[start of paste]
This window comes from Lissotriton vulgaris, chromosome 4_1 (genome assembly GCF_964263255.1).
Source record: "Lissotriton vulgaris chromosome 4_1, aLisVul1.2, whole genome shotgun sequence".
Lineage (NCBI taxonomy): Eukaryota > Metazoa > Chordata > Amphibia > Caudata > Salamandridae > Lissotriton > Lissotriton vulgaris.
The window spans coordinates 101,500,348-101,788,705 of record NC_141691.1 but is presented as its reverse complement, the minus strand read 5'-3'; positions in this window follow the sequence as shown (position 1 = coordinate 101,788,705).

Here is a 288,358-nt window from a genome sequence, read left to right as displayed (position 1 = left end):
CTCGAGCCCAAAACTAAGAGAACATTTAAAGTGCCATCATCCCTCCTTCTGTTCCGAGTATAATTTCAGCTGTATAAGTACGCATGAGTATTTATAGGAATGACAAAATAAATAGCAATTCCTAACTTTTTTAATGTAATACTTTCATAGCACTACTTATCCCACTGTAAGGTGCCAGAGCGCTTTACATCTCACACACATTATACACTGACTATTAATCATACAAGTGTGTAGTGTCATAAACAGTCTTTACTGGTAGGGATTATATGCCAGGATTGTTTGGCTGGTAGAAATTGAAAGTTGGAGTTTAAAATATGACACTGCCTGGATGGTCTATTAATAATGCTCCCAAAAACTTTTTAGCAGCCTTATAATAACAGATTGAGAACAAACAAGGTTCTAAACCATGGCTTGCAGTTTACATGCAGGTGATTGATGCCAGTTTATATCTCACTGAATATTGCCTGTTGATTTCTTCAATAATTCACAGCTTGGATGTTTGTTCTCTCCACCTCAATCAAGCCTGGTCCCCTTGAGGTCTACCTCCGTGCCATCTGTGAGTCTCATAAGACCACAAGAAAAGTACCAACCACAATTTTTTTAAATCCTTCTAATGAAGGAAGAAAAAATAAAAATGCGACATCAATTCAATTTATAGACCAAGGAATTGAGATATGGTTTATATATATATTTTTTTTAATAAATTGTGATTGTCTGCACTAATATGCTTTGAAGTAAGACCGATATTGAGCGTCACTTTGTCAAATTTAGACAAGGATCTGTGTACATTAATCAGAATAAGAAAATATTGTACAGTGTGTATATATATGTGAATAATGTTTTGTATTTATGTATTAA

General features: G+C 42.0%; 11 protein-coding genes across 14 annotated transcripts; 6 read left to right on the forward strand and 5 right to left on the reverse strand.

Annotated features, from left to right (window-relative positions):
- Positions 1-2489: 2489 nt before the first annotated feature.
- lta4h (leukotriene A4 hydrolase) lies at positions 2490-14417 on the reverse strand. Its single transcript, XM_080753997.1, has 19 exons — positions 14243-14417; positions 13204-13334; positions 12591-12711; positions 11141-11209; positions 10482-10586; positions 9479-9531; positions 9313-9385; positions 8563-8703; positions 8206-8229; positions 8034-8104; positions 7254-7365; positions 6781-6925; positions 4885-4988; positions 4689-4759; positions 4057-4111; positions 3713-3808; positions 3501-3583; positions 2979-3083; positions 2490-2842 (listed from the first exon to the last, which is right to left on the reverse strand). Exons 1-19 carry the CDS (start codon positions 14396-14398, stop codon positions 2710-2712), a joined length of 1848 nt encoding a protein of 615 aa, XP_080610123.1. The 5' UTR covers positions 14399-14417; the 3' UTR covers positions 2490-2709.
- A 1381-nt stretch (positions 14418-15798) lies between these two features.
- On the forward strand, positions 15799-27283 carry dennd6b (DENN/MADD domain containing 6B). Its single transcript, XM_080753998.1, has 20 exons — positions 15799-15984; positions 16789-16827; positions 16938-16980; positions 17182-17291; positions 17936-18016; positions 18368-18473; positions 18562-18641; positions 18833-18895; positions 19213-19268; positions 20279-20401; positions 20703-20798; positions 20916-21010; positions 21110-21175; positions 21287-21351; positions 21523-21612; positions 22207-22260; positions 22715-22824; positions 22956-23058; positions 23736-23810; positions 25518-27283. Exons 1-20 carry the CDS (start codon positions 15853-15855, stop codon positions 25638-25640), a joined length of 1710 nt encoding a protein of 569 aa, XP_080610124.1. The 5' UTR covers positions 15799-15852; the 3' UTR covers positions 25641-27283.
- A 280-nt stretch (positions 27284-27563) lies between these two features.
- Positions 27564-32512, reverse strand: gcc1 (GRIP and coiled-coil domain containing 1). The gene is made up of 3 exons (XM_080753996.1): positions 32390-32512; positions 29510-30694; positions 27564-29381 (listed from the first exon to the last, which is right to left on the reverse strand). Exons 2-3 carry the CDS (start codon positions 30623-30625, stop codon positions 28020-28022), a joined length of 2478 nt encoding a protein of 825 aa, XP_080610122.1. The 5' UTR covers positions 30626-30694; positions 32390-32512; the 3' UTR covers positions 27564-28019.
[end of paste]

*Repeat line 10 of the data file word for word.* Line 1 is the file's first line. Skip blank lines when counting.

- lta4h (leukotriene A4 hydrolase) lies at positions 2490-14417 on the reverse strand. Its single transcript, XM_080753997.1, has 19 exons — positions 14243-14417; positions 13204-13334; positions 12591-12711; positions 11141-11209; positions 10482-10586; positions 9479-9531; positions 9313-9385; positions 8563-8703; positions 8206-8229; positions 8034-8104; positions 7254-7365; positions 6781-6925; positions 4885-4988; positions 4689-4759; positions 4057-4111; positions 3713-3808; positions 3501-3583; positions 2979-3083; positions 2490-2842 (listed from the first exon to the last, which is right to left on the reverse strand). Exons 1-19 carry the CDS (start codon positions 14396-14398, stop codon positions 2710-2712), a joined length of 1848 nt encoding a protein of 615 aa, XP_080610123.1. The 5' UTR covers positions 14399-14417; the 3' UTR covers positions 2490-2709.